It is not easy to forecast their emergence because their ideal environment can be washed away by additional rains or dried up by extreme heat and drought, Swiger said. In rural areas, bogs, pooled creek beds or standing water in large containers such as barrels, trash cans or wheelbarrows can make a good habitat for Culex. In the city, similar pools in dried up creeks or other low spots can create breeding sites, but most urban issues occur underground in storm drains where water can sit and stagnate.
“It’s difficult to predict when or where these mosquitoes might become a problem,” she said. “Widespread heavy rain makes it even more difficult to predict.”
How to repel mosquitoes from yourself, children and pets
Swiger said reducing mosquito numbers in your location and the use of spray repellents are a good start when it comes to protecting yourself from bites. Covering exposed skin with long-sleeved shirts and long pants help as well.
Making recommendations for protecting people or locations from mosquitoes can be a tricky proposition, Swiger said. She does not recommend any repellents or mosquito repelling products that are not approved by the Centers for Disease Control and Prevention.
Anecdotal evidence exists that alternatives like essential oils repel mosquitoes, Swiger said. Spatial repellent devices like Thermacell are popular, however some people may balk at the chemical particles the units emit to create a barrier around a person or space.
Plants like citronella, geraniums, lemongrass, lavender, lantana, rosemary and petunias have been shown to repel mosquitoes, but Swiger said the distribution limits effectiveness for protecting a space. The number of plants and the location among other factors would weigh heavily into their effectiveness.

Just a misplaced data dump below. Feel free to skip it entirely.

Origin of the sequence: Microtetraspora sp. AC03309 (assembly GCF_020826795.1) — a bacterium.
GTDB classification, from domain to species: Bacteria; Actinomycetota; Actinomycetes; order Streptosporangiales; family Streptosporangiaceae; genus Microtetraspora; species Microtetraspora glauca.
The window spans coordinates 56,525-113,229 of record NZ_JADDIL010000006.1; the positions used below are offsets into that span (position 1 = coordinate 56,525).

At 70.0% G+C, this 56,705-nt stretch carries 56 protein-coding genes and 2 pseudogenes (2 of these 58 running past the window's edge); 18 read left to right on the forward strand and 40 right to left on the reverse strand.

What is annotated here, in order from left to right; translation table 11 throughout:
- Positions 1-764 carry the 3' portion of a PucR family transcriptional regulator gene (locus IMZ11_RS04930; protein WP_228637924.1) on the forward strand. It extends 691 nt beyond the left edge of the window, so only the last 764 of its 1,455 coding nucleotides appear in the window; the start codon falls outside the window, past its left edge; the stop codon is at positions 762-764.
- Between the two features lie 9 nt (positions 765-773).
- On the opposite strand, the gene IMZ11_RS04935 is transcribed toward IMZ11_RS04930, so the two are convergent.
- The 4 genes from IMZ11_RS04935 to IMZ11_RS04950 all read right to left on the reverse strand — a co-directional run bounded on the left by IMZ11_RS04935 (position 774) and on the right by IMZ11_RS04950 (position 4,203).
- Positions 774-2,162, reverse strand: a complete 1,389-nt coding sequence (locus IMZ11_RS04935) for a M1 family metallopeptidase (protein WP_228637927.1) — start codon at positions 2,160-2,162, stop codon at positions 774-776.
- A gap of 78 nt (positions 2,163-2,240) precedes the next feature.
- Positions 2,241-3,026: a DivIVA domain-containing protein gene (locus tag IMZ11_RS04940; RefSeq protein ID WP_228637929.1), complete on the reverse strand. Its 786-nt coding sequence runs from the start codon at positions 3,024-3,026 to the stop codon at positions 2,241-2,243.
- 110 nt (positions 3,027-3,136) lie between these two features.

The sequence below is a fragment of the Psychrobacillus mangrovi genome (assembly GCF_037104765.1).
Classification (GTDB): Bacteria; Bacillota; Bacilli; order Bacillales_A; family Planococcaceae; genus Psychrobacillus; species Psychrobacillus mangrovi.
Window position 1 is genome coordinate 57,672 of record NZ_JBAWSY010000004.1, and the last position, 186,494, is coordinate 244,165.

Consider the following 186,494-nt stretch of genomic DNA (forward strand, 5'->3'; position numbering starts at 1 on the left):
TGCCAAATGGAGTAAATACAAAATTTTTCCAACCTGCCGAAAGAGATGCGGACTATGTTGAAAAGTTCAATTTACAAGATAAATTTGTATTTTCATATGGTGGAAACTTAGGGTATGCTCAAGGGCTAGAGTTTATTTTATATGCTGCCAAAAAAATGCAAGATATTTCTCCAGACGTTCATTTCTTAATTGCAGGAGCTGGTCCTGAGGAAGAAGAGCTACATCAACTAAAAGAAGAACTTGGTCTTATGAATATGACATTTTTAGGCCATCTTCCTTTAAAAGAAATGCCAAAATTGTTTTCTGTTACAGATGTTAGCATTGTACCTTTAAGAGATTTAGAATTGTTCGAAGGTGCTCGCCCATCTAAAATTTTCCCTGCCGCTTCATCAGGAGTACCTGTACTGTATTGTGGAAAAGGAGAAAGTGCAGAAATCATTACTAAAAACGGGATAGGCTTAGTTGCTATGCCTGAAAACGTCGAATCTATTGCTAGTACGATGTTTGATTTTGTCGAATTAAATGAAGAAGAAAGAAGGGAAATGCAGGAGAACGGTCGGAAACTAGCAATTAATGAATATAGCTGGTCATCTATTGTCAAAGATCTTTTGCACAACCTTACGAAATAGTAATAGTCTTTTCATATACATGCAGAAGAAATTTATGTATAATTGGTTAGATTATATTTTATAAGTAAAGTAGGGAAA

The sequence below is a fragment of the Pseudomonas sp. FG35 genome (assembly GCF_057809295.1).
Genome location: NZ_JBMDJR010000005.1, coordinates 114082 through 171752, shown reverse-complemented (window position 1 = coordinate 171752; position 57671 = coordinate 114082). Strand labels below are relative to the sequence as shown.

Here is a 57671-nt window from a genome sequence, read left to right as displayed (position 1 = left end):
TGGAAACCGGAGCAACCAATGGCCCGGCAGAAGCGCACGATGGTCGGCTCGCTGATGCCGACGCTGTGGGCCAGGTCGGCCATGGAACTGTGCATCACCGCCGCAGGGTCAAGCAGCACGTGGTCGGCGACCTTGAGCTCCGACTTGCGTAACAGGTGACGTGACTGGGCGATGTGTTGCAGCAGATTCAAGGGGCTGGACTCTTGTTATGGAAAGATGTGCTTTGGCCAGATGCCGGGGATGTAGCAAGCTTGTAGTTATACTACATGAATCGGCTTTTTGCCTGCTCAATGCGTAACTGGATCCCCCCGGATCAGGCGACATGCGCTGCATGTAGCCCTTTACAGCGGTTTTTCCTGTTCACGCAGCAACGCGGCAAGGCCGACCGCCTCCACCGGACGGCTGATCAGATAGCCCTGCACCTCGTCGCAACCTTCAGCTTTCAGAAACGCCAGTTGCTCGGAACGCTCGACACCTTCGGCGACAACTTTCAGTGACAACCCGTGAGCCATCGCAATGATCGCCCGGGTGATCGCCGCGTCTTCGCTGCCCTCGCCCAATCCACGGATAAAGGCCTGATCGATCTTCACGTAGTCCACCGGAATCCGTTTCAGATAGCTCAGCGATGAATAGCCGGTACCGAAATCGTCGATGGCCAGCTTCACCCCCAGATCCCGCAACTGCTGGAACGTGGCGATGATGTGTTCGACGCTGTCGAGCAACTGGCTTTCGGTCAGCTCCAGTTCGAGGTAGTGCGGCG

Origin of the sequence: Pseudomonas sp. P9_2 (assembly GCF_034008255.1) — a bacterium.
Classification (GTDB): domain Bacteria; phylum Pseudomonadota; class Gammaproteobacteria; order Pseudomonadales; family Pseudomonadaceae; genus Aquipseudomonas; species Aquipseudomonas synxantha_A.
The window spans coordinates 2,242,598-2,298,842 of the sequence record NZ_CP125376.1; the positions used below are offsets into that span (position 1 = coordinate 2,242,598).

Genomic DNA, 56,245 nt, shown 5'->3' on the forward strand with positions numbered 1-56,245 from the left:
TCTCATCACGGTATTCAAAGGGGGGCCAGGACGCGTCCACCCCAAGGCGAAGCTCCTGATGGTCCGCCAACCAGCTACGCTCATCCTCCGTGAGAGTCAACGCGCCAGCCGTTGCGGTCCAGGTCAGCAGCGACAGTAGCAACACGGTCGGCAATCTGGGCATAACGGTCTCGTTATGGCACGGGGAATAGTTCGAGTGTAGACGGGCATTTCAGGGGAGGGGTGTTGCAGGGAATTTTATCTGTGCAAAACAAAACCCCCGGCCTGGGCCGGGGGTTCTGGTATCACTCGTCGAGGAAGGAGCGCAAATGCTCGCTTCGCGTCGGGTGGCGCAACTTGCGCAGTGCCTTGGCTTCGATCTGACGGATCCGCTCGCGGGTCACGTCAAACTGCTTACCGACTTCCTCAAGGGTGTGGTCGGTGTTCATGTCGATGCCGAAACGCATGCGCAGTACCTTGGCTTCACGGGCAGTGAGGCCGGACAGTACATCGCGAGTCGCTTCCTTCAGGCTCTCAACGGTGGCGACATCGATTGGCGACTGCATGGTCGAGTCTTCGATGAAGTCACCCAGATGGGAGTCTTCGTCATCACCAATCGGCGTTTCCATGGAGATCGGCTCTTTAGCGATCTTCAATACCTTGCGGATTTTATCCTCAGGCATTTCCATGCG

Candles and other smoke-based repellents fall into a similar category as plants, Swiger said.
“Protecting yourself with any spray-on, CDC-approved repellent like DEET, picaridin or lemon eucalyptus oil is my best recommendation anytime you go outside for an extended period,” she said. “Personal protectants are the only certainty against bites.”
Swiger said pets should be removed from areas with mosquito infestations. Small children should not be taken outdoors for long periods if mosquitoes are an issue because they can have adverse reactions to mosquito bites, and spray products should be used sparingly on them, especially babies. There are age restrictions for most repellents; no repellents on babies less than 2 months old and do not use lemon of eucalyptus oil on children 3 and under.
“This time of year, it’s just best to limit their exposure to mosquitoes,” she said.
How to control, prevent mosquitoes
Controlling mosquitos after widespread, heavy rains is difficult because their habitat can be so unpredictable, Swiger said. Container mosquitoes are a bit easier – remove the habitat by dumping the water or treat the water with granular or dunk larvicides.
“Empty containers filled with water as much as possible and look for standing water that can be drained or where dunks larvicides can be effective,” she said. “It’s just a matter of, how far do you take it before other options are necessary?”
Sprays or barrier treatments that kill adult mosquitoes are another option, but effectiveness is limited, Swiger said. Products that homeowners can apply only last 24 hours. Professionals can apply longer-lasting barrier products – typically pyrethroid-based or organic products – but their effectiveness degrades with time.
Some groups and municipalities initiate mosquito abatement programs, especially when major outbreaks occur or mosquitoes become a health risk, but they are temporary as well, Swiger said. They typically spray at night to kill adult mosquitoes, and the residue burns off in the sunlight after dawn.
“Some cities and counties do a pretty good job staying on top of mosquito control, but it can be an overwhelming task, and weather can hinder effectiveness,” she said. “The best thing to remember is to protect yourself when outdoors for extended periods, reduce breeding sites as much as possible in your space and then be mindful of areas nearby that might become problematic.”